Implicit Bias Does Not Mean We Are Bad People

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The other day someone asked me what “Systemic Racism” meant.  Systems are inanimate, they do not make discretionary decisions.  So how can a system be biased?  We then had a long conversation about difficult things.  I did not have all the answers; neither did he.

We decided systems can be racist (or otherwise discriminatory) because the people who designed the systems were.  The system designers may not have done so intentionally.  It is likely they were entirely unaware they had intentionally or subconsciously created design flaws.

If you think about it, there are biases for height, weight, gender, race, religion, wealth, nationality, speech, sports affiliation, locution, tattoo choice, hair color and style, etc.  The list is endless.  We know these things exist, but quite often, we think we are unaffected by them.

Many of these biases, though, implicitly affect us in ways we don’t even know.  They affect us even when we try not to let them!

Watch this 10-minute video about judges and community leaders who were surprised by their own implicit biases.  The video explains a cognitive dissonance appears when we try to act differently than our bias prefers.  We can do it, but there is an intellectual struggle, even if only slight.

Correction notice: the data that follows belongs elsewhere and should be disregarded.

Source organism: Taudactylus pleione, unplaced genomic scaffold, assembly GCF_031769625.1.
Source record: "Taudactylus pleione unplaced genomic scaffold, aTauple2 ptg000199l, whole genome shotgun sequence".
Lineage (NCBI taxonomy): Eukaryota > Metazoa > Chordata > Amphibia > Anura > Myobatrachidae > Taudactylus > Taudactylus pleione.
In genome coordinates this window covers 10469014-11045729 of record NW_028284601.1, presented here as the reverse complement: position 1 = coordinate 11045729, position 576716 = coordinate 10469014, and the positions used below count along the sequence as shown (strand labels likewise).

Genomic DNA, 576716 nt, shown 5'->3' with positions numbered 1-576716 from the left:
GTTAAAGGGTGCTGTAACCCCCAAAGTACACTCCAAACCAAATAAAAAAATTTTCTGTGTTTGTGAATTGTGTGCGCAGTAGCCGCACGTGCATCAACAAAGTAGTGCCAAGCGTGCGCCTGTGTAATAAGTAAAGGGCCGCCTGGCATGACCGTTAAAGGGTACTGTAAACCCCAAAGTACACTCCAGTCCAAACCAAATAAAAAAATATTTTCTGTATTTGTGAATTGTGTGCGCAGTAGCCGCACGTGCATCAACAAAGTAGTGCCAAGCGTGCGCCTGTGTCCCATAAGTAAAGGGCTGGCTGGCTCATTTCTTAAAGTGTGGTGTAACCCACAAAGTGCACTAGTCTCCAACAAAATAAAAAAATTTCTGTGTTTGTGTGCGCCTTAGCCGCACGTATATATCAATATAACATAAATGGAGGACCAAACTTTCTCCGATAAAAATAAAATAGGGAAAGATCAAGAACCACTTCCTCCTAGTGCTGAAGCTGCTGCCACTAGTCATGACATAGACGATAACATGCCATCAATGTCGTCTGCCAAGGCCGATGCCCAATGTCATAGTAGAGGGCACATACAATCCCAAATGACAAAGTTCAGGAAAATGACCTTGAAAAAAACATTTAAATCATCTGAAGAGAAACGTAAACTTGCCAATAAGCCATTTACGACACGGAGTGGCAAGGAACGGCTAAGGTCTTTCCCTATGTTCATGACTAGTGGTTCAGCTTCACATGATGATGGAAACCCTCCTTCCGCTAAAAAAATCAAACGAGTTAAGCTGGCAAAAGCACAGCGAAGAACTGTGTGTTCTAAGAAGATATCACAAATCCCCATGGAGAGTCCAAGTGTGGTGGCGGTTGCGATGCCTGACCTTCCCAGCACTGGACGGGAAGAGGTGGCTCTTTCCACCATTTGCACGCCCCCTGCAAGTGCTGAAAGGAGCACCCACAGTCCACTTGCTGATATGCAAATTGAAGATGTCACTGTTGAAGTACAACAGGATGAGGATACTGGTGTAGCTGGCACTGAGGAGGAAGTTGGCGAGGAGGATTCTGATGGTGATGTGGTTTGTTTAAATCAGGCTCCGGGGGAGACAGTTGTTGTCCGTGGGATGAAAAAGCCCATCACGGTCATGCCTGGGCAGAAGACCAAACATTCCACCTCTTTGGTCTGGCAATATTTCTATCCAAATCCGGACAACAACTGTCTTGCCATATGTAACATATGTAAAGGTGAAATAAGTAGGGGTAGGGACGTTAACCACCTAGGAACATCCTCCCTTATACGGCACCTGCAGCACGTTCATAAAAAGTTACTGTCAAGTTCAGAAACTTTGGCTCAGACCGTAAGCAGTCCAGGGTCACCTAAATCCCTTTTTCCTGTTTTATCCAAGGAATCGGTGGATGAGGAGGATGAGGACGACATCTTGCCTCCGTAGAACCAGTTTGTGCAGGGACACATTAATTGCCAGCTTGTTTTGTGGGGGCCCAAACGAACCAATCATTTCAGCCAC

This means our biases often appear when we move quickly and trust our gut.  We may think we know the right way or the proper answer instinctively, but at least one judge in the video admitted, to his horror, his gut was wrong.  Unconscious preferences often appear, even if we do not want them to.  That does not mean we are bad people or that we should not trust our gut.  It means we need to think carefully about doing so.

We urge all business leaders, decision makers, parents, coaches, and influencers – anyone really – to watch the video and take at least one implicit bias test.  Moving quickly and trusting our gut is part of what makes us smart and successful.  But what if our gut is influenced by an implicit bias we did not even see?  As leaders we need to know why we make the decisions we do.  We need to lead.

This is not about the PC police coming to get you (or us).  This is not about shame or recrimination.  These tests – these conversations – are about improving ourselves as leaders and making the best decisions possible.

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